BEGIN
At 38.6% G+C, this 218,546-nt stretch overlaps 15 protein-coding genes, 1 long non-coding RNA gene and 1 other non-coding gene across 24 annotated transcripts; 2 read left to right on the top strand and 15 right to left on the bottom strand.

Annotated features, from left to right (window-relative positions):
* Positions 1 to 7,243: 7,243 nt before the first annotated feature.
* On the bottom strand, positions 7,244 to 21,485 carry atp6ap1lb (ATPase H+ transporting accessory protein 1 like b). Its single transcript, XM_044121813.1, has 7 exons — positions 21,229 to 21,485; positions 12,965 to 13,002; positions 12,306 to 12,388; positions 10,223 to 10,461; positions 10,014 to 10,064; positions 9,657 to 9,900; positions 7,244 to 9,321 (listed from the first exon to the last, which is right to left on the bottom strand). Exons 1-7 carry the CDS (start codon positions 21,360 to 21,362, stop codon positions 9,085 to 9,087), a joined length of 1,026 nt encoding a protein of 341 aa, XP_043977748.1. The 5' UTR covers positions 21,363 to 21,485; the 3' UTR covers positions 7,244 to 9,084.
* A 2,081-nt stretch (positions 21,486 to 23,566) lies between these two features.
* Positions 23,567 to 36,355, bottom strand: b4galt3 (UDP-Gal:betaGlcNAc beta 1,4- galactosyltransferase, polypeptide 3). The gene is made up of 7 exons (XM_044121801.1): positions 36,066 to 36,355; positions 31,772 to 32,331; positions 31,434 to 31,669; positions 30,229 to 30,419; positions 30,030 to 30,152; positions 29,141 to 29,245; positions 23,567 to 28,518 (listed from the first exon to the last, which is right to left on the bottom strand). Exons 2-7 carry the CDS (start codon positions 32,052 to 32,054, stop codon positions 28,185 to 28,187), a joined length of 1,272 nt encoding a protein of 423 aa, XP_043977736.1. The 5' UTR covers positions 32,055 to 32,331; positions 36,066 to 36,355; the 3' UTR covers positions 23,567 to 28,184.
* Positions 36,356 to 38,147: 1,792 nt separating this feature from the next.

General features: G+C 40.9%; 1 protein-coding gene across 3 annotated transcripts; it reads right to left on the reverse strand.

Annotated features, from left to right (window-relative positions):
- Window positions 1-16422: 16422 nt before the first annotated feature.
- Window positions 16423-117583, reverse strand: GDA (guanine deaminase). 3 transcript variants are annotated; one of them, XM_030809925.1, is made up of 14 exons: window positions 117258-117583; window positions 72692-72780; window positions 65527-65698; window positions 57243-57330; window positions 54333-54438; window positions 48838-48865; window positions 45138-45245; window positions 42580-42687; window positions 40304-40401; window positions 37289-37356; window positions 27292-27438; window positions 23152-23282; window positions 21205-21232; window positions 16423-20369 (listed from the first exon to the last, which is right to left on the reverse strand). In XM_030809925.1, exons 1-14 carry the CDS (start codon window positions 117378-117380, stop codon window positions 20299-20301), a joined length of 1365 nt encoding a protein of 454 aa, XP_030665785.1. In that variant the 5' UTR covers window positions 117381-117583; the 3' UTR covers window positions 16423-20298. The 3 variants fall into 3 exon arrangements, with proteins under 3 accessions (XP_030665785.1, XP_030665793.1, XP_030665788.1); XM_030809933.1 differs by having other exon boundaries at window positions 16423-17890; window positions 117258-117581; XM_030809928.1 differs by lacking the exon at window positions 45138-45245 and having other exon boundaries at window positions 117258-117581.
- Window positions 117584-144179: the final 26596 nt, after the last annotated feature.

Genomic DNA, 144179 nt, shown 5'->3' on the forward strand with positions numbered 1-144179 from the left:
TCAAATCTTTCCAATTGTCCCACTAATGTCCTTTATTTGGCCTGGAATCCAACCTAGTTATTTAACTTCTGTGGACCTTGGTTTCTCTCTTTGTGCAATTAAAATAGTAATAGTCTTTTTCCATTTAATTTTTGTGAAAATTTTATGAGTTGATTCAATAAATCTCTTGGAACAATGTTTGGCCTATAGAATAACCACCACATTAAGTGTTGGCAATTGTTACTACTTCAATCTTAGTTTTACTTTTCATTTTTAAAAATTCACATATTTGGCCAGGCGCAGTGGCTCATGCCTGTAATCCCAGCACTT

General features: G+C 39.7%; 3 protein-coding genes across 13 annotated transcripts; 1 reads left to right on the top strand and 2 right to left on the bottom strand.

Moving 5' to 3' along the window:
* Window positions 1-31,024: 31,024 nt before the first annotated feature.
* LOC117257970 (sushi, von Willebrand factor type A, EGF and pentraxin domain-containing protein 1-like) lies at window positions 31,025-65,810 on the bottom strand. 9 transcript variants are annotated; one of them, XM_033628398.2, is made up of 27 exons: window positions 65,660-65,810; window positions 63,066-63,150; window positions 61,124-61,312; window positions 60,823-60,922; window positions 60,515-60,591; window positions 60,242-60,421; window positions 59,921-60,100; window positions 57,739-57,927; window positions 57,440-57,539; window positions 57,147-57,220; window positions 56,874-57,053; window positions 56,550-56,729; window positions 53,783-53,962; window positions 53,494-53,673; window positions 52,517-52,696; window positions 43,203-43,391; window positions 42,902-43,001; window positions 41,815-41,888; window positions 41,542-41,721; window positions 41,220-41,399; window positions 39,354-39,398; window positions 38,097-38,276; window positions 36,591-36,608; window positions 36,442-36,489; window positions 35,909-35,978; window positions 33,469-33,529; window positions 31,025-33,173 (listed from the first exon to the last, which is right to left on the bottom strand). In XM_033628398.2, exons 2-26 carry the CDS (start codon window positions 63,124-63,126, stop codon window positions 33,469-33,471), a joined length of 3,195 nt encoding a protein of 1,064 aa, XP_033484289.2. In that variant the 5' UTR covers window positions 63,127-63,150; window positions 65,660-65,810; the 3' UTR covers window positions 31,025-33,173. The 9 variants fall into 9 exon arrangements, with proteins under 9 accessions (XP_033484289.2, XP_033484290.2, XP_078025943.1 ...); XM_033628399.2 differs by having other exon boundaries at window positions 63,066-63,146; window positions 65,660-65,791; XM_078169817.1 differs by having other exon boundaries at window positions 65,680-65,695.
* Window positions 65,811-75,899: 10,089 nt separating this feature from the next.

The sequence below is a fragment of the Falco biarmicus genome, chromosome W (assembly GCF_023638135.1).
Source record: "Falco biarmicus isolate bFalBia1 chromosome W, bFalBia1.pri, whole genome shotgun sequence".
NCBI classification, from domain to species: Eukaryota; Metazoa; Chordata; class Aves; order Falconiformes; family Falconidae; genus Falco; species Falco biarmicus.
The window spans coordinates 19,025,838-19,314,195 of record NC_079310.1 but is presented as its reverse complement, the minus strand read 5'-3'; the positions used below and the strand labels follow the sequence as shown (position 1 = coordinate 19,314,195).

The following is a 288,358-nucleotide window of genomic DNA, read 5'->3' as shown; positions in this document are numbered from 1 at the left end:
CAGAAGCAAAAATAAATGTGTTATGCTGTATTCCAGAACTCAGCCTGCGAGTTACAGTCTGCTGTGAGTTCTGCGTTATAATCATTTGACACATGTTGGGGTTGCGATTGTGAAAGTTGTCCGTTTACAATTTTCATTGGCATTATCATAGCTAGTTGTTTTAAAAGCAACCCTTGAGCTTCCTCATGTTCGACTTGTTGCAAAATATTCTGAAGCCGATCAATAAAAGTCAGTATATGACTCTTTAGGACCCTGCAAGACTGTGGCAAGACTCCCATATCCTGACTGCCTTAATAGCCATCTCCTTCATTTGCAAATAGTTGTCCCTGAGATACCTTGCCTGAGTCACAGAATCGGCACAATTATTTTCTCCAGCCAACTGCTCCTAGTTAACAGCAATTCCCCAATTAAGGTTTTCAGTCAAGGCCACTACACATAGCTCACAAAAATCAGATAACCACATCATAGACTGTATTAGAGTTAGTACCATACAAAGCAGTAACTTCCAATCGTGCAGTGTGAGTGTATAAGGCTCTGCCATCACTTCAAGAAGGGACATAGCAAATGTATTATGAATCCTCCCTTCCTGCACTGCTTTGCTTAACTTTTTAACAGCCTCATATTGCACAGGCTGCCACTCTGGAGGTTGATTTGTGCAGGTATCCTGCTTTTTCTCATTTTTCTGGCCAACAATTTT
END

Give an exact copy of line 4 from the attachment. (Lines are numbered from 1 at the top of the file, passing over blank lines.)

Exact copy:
* On the bottom strand, positions 7,244 to 21,485 carry atp6ap1lb (ATPase H+ transporting accessory protein 1 like b). Its single transcript, XM_044121813.1, has 7 exons — positions 21,229 to 21,485; positions 12,965 to 13,002; positions 12,306 to 12,388; positions 10,223 to 10,461; positions 10,014 to 10,064; positions 9,657 to 9,900; positions 7,244 to 9,321 (listed from the first exon to the last, which is right to left on the bottom strand). Exons 1-7 carry the CDS (start codon positions 21,360 to 21,362, stop codon positions 9,085 to 9,087), a joined length of 1,026 nt encoding a protein of 341 aa, XP_043977748.1. The 5' UTR covers positions 21,363 to 21,485; the 3' UTR covers positions 7,244 to 9,084.